Super 30 Review (SPOILERS): Not Enough Masala

Well, that was a bad movie! I already put up a no spoilers review that explains how and why it was bad without revealing more of the plot than was in the trailer. You can read that and then not waste your time on this review. Or you can read both! Whatever you want.

Whole Plot in One Paragraph:

Hrithik is a brilliant high school student who has a love story with Mrunal Thakar. He sends in a proof to a mathematical journal, it is noticed and Cambridge University offers him a place. But corrupt politician Pankaj Tripathi refuses him a loan, and his father can’t raise the money. In the middle of this, his father dies. Hrithik starts selling food on the streets until he is found by Aditya Shrivastava who wants him to head up his coaching classes. Hrithik becomes rich and successful teaching rich kids how to get into IIT. Mrunal’s father approves of him. But one night he sees a poor boy studying under a streetlight and it inspires him. He quits his job and takes his savings and decides he is going to start a class for 30 students for free, only the poorest can attend. He gets a building for them to sleep and study in, and some books, and his mother makes them food. He sets a tough entrance exam and takes the top 30, telling the one who was one point behind to come back and try next year. The 30 study and study, and reporter Amit Sadh starts writing stories about them. Hrithik runs out of money to feed them and goes to evil Aditya for a loan. Aditya agrees if his 30 compete on a test with Aditya’s students. They lose and, to add to the humiliation, the supervisor of the test and the one to announce the loss turns out to be Mrunal’s new husband. Mrunal helps Hrithik by hiding the contract he signed saying he will shut his coaching classes if he loses. More studying and test prep, Aditya is even angrier now and so is Pankaj Tripathi. They hire goons to kill Hrithik. Amit Sadh warns him, Hrithik is attacked but his brother Nandish Singh has been following to protect him and saves him. He is taken to a hospital and Aditya hires more goons to attack, unaware that one of Hrithik’s students is overhearing their plans. He warns the hospital and the kids put together a series of booby traps using their Science Knowledge and defeat the goons. The next day they sit for the exam and sure enough, all 30 pass.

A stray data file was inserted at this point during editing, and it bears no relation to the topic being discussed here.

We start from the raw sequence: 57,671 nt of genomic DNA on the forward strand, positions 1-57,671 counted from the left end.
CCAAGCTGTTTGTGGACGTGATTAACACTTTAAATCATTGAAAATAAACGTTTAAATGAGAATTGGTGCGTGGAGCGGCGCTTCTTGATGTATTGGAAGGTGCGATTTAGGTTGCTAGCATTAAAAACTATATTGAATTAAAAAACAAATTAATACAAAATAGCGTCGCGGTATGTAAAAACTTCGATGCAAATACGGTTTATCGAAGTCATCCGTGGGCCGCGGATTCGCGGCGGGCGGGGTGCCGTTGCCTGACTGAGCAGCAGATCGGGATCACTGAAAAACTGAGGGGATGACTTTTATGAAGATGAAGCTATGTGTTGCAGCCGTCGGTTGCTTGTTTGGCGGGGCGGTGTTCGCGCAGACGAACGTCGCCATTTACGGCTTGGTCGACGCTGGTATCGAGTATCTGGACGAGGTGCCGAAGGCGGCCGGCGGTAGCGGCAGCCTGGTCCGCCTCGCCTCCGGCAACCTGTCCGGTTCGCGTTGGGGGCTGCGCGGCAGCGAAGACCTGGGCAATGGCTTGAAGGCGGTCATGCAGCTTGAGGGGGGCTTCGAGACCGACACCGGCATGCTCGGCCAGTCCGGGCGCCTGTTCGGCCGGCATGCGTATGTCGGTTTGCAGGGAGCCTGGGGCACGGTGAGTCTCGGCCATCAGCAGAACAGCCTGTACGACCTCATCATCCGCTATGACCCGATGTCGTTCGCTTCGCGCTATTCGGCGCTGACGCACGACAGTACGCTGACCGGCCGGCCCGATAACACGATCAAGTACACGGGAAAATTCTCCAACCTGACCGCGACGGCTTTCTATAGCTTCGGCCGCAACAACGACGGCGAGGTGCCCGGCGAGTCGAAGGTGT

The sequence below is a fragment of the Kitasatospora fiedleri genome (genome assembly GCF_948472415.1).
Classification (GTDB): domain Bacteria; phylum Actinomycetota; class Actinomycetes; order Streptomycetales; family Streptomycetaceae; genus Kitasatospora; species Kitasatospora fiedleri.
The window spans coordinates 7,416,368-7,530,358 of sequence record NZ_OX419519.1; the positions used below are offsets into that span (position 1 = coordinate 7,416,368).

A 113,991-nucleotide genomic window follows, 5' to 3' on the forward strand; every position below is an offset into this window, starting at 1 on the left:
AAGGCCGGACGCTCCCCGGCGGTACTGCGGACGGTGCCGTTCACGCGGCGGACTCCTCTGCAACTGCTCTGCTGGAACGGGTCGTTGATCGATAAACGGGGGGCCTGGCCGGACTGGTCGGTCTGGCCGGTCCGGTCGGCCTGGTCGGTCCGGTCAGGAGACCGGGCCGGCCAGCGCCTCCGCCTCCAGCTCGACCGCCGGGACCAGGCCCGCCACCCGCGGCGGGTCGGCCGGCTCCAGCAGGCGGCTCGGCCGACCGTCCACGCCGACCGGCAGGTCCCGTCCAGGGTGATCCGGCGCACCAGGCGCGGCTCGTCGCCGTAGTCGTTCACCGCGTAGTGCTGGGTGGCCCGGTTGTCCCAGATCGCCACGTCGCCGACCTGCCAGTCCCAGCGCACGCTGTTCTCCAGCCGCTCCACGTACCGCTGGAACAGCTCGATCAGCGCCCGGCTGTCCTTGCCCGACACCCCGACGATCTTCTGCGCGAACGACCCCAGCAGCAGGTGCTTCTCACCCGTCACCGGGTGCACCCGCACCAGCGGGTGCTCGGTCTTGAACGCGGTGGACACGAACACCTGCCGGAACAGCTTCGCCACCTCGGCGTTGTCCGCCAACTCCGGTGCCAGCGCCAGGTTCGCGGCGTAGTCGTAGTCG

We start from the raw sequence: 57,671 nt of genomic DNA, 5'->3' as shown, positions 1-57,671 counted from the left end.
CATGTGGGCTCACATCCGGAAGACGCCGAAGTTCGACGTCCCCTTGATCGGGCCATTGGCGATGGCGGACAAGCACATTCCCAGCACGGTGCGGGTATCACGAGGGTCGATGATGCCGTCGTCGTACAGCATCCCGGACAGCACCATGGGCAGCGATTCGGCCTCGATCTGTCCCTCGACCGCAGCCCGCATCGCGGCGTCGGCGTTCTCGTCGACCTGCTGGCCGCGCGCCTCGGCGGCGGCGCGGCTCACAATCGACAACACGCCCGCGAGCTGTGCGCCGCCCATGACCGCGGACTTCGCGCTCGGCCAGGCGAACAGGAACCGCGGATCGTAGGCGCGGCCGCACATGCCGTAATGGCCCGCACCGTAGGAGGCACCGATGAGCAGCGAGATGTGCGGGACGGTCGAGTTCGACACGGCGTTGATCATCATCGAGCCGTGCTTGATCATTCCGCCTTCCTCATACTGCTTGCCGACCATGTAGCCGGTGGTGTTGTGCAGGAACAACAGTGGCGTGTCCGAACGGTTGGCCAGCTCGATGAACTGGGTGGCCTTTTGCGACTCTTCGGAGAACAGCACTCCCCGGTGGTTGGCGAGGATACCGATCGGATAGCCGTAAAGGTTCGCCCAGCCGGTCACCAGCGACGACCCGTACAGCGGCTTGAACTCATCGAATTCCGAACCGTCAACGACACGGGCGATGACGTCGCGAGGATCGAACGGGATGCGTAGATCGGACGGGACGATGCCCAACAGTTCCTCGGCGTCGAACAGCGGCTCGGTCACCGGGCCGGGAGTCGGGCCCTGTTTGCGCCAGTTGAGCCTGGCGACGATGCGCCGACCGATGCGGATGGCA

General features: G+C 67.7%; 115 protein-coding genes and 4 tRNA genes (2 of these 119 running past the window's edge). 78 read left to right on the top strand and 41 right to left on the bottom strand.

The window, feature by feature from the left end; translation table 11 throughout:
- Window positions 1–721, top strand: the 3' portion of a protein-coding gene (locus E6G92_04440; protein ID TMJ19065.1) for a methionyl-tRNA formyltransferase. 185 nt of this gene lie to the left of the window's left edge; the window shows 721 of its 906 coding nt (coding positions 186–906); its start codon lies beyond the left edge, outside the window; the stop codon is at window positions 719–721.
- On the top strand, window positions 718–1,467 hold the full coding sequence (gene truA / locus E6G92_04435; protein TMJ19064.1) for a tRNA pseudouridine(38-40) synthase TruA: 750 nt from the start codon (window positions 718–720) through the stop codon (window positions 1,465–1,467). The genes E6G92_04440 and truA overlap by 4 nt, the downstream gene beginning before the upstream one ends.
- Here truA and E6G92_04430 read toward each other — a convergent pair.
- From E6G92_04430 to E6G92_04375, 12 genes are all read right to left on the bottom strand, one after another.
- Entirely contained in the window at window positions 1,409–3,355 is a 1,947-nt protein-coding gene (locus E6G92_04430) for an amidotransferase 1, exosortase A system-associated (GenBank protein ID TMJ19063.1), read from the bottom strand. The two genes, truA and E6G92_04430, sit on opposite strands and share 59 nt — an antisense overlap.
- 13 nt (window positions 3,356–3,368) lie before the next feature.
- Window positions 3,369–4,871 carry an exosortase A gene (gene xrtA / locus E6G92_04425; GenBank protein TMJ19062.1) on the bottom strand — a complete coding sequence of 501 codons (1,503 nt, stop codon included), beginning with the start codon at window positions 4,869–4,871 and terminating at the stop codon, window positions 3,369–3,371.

Image result for super 30 poster

I’m trying to think what I can say that I didn’t already cover in my no spoilers review. That alone is kind of a problem. The film has no twists. The central themes are right there in the poster, there is nothing for me to discuss that was not already revealed long ago. Amit Sadh, I guess? He does a great job, far more charismatic and hero-feeling than Hrithik.

Some of the little “Science Knowledge” bits are fun too, especially the end action sequence. They made me think about what this film would have been like if it had been more of a real Masala. If instead of being all serious and intense and acting like an Uncle giving you a lecture, it had been a whole bunch of fun set pieces with ridiculous uses of science.

The romance already feels quite Masala, Hrithik and Mrunal have a nice chemistry together and their love story is cute. But it only gets a few scenes, even while they are still supposed to be together, it isn’t a major focus. I would have enjoyed more of that, maybe see them get married and Mrunal struggle alongside him.

Poor Pankaj Tripathi struggles with a role that isn’t quite over the top enough to be entertaining, or realistic enough to be unnoticed, and instead just lands on “irritating”. Aditya is the same. In the Masala version of this movie, they would both be fun over the top villains.

Most of all, in the Masala version, all the money angst would go away!!!!! We establish that Hrithik is a top coaching teacher, making enough money to hire a maid for his mother and buy a motorcycle, gold chain, fancy watch, and so on. But then he sells everything and takes all his savings, and runs out of money for food. How expensive is food???? It’s just not believable, they needed an artificial driving force to keep the film going over the 8 months of classes before the test, but “money problems” is not a good one. We see they are in a dingy old building, we see they are eating the cheapest possible food, we see that Hrithik is their only teacher. Where is the money going?

In America, sure, sell some gold jewelry and stuff and you only make enough for rent for maybe a month. But in a super poor area of India (as this is established to be), the economics of it just don’t make sense. And aren’t true anyway, in reality the “real” Anand Kumar does the practical thing and teaches for profit coaching classes along with his scholarship one. He claims to only charge a fraction of what other schools charge, and that is probably true, but it’s still more than enough to cover his scholarship students. As would be any kind of reasonable savings from a high paying important job he had previously.

This whole plot line feels like it is there to give an excuse to the audience. It’s too hard to provide a free education, or a free meal, to the starving poor. Look, even Anand Kumar couldn’t do it! No reason for us puny humans to try, we can keep our gold and our toys, they wouldn’t make a difference.